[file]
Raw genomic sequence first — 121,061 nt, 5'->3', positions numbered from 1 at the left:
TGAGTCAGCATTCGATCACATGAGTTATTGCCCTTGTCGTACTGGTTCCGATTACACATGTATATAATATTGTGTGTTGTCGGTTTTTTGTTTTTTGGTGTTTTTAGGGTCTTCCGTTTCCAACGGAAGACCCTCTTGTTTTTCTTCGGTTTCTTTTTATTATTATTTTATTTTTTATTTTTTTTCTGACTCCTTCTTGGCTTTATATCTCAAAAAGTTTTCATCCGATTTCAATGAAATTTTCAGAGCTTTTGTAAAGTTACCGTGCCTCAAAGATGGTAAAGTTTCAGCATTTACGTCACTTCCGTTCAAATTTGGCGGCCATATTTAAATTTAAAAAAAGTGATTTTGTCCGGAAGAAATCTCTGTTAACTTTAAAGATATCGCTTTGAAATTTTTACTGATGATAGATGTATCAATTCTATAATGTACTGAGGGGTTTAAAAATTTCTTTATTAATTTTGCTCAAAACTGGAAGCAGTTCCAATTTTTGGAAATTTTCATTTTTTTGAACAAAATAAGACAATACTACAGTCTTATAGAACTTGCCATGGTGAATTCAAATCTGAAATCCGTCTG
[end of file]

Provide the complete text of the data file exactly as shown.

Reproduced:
Raw genomic sequence first — 121,061 nt, 5'->3', positions numbered from 1 at the left:
TGAGTCAGCATTCGATCACATGAGTTATTGCCCTTGTCGTACTGGTTCCGATTACACATGTATATAATATTGTGTGTTGTCGGTTTTTTGTTTTTTGGTGTTTTTAGGGTCTTCCGTTTCCAACGGAAGACCCTCTTGTTTTTCTTCGGTTTCTTTTTATTATTATTTTATTTTTTATTTTTTTTCTGACTCCTTCTTGGCTTTATATCTCAAAAAGTTTTCATCCGATTTCAATGAAATTTTCAGAGCTTTTGTAAAGTTACCGTGCCTCAAAGATGGTAAAGTTTCAGCATTTACGTCACTTCCGTTCAAATTTGGCGGCCATATTTAAATTTAAAAAAAGTGATTTTGTCCGGAAGAAATCTCTGTTAACTTTAAAGATATCGCTTTGAAATTTTTACTGATGATAGATGTATCAATTCTATAATGTACTGAGGGGTTTAAAAATTTCTTTATTAATTTTGCTCAAAACTGGAAGCAGTTCCAATTTTTGGAAATTTTCATTTTTTTGAACAAAATAAGACAATACTACAGTCTTATAGAACTTGCCATGGTGAATTCAAATCTGAAATCCGTCTG